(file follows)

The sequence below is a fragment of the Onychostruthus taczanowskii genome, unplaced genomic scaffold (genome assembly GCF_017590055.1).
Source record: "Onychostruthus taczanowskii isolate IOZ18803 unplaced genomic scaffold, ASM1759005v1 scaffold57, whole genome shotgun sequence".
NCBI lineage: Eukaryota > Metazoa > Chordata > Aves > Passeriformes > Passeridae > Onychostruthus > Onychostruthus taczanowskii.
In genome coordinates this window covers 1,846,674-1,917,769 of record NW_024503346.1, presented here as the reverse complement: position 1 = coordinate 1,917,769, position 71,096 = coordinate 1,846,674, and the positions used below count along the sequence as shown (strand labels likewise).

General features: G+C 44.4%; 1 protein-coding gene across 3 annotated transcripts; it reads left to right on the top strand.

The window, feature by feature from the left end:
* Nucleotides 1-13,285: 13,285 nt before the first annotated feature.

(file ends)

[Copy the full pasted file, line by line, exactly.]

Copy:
The sequence below is a fragment of the Onychostruthus taczanowskii genome, unplaced genomic scaffold (genome assembly GCF_017590055.1).
Source record: "Onychostruthus taczanowskii isolate IOZ18803 unplaced genomic scaffold, ASM1759005v1 scaffold57, whole genome shotgun sequence".
NCBI lineage: Eukaryota > Metazoa > Chordata > Aves > Passeriformes > Passeridae > Onychostruthus > Onychostruthus taczanowskii.
In genome coordinates this window covers 1,846,674-1,917,769 of record NW_024503346.1, presented here as the reverse complement: position 1 = coordinate 1,917,769, position 71,096 = coordinate 1,846,674, and the positions used below count along the sequence as shown (strand labels likewise).

General features: G+C 44.4%; 1 protein-coding gene across 3 annotated transcripts; it reads left to right on the top strand.

The window, feature by feature from the left end:
* Nucleotides 1-13,285: 13,285 nt before the first annotated feature.